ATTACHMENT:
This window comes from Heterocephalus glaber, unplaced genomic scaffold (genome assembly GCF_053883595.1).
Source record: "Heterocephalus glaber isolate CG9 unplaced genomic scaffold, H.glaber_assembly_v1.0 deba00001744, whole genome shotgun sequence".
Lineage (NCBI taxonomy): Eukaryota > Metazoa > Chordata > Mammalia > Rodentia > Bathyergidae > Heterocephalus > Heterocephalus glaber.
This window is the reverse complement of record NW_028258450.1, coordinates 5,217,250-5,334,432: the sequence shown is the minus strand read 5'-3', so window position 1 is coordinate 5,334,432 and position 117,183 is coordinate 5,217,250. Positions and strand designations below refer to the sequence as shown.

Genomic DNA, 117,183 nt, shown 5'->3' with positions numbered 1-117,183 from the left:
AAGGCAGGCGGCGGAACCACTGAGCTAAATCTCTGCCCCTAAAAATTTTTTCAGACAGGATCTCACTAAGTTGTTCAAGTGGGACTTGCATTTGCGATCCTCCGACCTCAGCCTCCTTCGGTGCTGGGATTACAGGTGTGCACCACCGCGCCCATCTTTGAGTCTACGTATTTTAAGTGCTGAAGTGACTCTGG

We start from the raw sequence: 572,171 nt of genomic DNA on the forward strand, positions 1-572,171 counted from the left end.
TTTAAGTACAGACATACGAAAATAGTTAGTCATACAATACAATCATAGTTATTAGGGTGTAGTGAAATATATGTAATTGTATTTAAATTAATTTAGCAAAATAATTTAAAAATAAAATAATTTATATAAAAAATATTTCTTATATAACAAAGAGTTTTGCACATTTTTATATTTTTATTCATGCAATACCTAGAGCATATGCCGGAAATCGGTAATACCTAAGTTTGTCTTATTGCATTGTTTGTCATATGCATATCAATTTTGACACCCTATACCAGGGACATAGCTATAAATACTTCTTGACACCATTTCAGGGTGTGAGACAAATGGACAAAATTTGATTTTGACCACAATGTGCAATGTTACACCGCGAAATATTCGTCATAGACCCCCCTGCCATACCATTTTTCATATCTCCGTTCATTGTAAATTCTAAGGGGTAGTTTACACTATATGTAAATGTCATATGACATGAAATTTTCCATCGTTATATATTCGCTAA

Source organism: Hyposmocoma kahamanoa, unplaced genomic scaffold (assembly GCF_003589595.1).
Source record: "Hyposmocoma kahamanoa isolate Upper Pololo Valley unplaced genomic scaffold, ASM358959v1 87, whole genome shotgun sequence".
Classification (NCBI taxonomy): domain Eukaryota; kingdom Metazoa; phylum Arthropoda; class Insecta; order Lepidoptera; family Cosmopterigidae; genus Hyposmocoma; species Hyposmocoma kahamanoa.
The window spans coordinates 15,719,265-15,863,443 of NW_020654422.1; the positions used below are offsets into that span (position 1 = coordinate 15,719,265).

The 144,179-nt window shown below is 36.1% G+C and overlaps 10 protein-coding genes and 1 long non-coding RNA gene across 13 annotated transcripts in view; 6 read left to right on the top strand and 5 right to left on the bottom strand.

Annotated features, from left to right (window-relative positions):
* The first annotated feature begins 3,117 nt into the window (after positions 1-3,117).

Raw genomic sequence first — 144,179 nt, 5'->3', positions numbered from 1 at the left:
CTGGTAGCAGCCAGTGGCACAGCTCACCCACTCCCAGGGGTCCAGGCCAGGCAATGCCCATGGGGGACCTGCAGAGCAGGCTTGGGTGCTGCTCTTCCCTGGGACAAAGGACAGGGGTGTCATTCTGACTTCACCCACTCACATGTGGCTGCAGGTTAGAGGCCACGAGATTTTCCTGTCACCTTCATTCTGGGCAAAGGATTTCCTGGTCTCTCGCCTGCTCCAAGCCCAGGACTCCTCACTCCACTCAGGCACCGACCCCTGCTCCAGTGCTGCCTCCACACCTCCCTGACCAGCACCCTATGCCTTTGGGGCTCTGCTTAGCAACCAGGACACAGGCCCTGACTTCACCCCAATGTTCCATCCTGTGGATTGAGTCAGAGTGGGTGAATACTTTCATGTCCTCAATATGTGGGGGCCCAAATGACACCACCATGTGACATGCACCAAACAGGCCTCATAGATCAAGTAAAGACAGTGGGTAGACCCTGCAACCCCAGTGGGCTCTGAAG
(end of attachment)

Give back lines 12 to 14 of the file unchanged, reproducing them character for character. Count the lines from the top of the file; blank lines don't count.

The window spans coordinates 15,719,265-15,863,443 of NW_020654422.1; the positions used below are offsets into that span (position 1 = coordinate 15,719,265).

The 144,179-nt window shown below is 36.1% G+C and overlaps 10 protein-coding genes and 1 long non-coding RNA gene across 13 annotated transcripts in view; 6 read left to right on the top strand and 5 right to left on the bottom strand.

Annotated features, from left to right (window-relative positions):